Wednesday, February 24, 2016

Perhaps There Really Are Two Americas

Way back in 2004, a then-up and coming Democratic senator named Barack Obama gave a stirring speech about how there were really no Red States or Blue States, but rather, there was just the United States. As a professor who teaches public speaking, I loved the speech because of its hopeful tone, and because it stressed that maybe Republicans and Democrats aren't so different after all-- maybe we do have things in common and maybe we really can find ways to compromise.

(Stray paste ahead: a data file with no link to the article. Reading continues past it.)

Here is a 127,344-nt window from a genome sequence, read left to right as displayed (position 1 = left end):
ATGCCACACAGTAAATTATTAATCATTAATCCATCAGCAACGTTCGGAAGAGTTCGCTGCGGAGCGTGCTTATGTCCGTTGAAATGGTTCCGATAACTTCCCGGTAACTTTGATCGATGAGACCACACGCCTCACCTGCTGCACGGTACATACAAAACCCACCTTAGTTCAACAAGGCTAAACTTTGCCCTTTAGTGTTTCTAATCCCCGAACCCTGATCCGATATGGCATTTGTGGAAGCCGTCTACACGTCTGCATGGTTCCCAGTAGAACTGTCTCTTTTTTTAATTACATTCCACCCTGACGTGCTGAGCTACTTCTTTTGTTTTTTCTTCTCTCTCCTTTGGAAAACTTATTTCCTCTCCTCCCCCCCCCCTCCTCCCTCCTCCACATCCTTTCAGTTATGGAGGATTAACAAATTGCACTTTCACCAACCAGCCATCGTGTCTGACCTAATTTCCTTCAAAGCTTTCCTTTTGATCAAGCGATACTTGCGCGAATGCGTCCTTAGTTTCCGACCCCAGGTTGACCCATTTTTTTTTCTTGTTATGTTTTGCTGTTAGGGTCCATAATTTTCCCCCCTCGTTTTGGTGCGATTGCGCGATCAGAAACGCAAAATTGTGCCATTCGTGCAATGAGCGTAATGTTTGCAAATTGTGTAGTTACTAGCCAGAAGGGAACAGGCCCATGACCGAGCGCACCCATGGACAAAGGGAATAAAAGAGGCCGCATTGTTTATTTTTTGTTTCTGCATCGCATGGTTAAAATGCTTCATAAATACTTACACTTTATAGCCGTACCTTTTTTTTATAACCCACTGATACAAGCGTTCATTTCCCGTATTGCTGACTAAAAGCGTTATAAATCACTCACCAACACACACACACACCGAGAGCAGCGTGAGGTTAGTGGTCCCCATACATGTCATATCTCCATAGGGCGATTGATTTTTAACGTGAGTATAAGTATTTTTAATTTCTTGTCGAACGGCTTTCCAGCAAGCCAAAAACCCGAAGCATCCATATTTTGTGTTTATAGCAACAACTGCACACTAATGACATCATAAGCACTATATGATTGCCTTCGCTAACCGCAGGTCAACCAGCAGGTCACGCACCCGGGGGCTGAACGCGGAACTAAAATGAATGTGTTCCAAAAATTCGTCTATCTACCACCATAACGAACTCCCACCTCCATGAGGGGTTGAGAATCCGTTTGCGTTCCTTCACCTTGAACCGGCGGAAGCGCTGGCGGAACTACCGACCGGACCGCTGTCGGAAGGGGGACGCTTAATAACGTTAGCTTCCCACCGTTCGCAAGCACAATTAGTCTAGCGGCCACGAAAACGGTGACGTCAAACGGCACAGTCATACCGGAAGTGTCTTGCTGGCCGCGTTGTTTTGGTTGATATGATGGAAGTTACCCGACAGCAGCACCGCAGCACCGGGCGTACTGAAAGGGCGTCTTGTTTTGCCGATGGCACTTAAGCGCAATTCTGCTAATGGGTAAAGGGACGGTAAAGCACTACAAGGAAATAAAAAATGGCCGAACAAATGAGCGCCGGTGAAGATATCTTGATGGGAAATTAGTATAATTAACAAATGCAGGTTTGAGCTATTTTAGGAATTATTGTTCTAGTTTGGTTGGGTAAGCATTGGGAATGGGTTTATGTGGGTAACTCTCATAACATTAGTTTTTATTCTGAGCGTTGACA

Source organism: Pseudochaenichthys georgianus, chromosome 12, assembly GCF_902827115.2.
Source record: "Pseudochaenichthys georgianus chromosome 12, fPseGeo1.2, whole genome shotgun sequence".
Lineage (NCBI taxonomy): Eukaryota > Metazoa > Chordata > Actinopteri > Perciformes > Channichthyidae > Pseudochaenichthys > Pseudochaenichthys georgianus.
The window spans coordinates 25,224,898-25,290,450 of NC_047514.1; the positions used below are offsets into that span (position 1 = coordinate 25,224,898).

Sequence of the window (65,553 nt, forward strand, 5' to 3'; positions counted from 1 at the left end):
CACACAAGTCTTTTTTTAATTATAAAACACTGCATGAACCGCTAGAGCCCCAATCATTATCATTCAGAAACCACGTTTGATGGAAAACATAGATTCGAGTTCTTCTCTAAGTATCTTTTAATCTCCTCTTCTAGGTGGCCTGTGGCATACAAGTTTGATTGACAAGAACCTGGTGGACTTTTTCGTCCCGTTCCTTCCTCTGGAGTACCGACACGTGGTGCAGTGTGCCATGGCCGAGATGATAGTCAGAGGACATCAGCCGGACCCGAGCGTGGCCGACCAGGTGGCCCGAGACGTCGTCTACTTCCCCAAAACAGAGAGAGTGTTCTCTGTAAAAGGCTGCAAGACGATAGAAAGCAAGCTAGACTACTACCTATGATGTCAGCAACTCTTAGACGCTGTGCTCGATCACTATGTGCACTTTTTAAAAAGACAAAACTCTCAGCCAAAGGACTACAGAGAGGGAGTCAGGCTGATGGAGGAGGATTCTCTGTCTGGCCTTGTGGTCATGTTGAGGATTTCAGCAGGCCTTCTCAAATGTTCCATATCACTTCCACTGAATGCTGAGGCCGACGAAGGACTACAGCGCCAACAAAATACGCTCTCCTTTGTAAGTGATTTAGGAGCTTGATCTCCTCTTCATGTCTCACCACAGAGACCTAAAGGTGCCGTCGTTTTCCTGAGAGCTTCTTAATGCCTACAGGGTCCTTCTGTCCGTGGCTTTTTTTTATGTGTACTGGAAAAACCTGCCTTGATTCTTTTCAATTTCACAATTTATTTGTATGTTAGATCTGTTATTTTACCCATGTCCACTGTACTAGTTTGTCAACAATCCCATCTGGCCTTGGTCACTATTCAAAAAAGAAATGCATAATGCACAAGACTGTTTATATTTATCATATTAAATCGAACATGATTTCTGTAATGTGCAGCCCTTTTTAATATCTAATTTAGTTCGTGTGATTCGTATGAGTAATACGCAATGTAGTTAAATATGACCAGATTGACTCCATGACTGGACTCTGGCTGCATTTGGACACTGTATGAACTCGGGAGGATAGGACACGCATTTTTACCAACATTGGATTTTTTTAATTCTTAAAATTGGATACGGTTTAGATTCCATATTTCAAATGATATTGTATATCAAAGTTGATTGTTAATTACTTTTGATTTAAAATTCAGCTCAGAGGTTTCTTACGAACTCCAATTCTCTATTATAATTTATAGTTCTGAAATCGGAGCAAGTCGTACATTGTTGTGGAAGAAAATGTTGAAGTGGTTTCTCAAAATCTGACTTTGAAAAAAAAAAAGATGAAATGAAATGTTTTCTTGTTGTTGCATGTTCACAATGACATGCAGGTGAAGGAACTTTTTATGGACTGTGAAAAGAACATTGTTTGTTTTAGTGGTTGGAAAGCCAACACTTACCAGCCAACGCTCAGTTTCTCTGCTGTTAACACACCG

But as I watch our current political climate, I admit I'm not so sure; and I'm certainly not so hopeful, even though I want to be.  More and more, it really does seem like what Republicans want is very different from what Democrats want. I am not saying one side is good and one side is bad, but our differences seem like an ever-widening gulf, and I'm beginning to worry that it cannot be bridged.  For example, I'm having a really hard time finding common ground with those who support Donald Trump.  According to exit polls taken in South Carolina after Trump won the primary there, large numbers of voters who chose him also believed that all undocumented immigrants should be deported immediately; that there should be a total ban on Muslims who want to enter the US; and that the Confederate battle flag should once again fly over the state house.  Other polls, including some taken nationally, showed that as many as 20% of his voters believed freeing the slaves was a mistake, and about 1/3 of his voters believed that putting Japanese-Americans in internment camps during World War II was a good idea.  Much has already been written about Mr. Trump's assertions that Mexican immigrants are rapists and criminals, and about his claim that President Obama wasn't really born in the United States; what's troubling is that many of his voters agree.